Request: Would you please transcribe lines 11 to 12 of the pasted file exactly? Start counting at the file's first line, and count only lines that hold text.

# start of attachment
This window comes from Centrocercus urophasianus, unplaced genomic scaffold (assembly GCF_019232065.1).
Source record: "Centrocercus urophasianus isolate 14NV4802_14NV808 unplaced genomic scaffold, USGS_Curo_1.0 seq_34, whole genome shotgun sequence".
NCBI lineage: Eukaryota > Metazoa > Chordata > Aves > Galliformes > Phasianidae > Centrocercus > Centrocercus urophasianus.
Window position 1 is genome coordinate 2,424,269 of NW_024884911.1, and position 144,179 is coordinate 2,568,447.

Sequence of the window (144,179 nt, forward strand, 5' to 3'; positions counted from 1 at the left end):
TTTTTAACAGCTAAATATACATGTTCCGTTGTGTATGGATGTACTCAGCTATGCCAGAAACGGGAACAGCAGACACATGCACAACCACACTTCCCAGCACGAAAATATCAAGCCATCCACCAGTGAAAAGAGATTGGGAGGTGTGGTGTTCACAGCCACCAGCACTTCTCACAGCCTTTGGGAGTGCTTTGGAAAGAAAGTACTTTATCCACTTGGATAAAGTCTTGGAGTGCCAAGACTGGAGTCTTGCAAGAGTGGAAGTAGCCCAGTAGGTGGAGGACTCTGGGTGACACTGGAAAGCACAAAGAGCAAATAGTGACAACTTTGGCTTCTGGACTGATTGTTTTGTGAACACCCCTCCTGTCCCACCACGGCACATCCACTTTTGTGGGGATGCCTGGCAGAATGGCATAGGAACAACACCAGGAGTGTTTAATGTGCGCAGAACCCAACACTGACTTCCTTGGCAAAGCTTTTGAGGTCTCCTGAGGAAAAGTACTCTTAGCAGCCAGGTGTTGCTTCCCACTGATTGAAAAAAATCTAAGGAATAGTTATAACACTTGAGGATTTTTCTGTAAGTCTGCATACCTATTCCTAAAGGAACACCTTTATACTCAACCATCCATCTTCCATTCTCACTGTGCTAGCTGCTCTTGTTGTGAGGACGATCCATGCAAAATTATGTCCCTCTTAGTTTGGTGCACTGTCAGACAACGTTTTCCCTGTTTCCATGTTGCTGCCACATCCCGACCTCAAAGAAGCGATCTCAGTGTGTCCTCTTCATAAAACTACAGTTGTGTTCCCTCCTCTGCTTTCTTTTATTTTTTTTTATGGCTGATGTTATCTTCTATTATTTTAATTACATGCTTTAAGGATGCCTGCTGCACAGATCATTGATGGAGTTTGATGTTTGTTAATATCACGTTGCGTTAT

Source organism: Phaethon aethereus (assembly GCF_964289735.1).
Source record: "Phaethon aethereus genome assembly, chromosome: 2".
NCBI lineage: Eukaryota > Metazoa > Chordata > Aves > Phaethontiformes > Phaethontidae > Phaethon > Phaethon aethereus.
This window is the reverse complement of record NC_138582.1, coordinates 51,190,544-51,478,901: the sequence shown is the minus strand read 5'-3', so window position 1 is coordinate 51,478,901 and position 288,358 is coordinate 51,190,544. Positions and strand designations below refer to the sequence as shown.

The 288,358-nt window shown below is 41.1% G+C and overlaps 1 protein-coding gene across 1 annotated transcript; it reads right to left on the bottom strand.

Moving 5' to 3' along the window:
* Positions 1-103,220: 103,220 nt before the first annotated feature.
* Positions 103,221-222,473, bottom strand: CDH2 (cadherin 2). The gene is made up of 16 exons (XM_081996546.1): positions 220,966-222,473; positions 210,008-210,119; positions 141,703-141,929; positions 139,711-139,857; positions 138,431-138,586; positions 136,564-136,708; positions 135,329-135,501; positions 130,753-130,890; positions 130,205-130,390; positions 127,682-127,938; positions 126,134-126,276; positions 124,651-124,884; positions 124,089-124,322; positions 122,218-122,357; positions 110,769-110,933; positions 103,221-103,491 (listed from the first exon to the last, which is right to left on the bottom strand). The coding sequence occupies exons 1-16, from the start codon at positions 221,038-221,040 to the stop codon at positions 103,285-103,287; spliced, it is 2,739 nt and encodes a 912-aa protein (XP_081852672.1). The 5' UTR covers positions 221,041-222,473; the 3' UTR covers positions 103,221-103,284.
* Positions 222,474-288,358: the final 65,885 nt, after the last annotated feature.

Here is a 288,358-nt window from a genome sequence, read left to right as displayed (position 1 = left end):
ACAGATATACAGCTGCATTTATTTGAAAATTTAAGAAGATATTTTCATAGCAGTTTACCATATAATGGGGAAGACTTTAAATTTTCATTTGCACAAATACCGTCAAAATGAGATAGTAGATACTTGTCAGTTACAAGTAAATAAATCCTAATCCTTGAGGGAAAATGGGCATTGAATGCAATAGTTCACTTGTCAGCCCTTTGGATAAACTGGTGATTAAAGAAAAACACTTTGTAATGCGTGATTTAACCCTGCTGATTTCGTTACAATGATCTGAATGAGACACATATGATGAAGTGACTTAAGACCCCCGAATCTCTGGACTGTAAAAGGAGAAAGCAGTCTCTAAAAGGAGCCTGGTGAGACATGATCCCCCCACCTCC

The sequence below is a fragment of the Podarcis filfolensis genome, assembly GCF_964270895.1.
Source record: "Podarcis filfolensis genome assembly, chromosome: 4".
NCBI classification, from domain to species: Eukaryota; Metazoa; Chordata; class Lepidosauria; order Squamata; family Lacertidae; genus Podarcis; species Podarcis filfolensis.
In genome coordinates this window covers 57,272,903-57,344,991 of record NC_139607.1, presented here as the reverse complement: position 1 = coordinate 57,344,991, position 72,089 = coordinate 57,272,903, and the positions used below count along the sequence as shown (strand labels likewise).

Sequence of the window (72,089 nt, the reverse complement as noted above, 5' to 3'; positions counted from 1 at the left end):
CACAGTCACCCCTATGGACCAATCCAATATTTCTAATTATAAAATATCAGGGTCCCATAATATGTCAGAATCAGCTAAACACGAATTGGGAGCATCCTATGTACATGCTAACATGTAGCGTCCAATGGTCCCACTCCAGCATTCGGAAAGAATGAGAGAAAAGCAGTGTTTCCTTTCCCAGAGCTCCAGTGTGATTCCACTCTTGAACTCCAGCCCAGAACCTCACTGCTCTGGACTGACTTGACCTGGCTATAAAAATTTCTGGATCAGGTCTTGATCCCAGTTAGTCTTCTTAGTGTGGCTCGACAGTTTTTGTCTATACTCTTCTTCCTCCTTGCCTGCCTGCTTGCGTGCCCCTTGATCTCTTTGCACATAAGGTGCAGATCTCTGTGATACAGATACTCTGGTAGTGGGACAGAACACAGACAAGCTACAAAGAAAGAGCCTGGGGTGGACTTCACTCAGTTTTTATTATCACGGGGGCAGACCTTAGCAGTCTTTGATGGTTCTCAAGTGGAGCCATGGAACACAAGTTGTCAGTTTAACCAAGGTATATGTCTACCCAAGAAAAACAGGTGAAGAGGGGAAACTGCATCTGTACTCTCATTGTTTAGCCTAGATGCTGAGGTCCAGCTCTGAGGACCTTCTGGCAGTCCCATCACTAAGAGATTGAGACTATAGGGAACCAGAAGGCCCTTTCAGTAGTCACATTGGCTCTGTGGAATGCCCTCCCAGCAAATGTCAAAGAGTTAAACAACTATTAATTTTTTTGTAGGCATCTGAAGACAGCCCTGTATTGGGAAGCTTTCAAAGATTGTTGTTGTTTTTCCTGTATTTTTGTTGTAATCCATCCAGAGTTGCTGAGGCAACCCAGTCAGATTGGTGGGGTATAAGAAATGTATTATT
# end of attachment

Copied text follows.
The 288,358-nt window shown below is 41.1% G+C and overlaps 1 protein-coding gene across 1 annotated transcript; it reads right to left on the bottom strand.

Moving 5' to 3' along the window: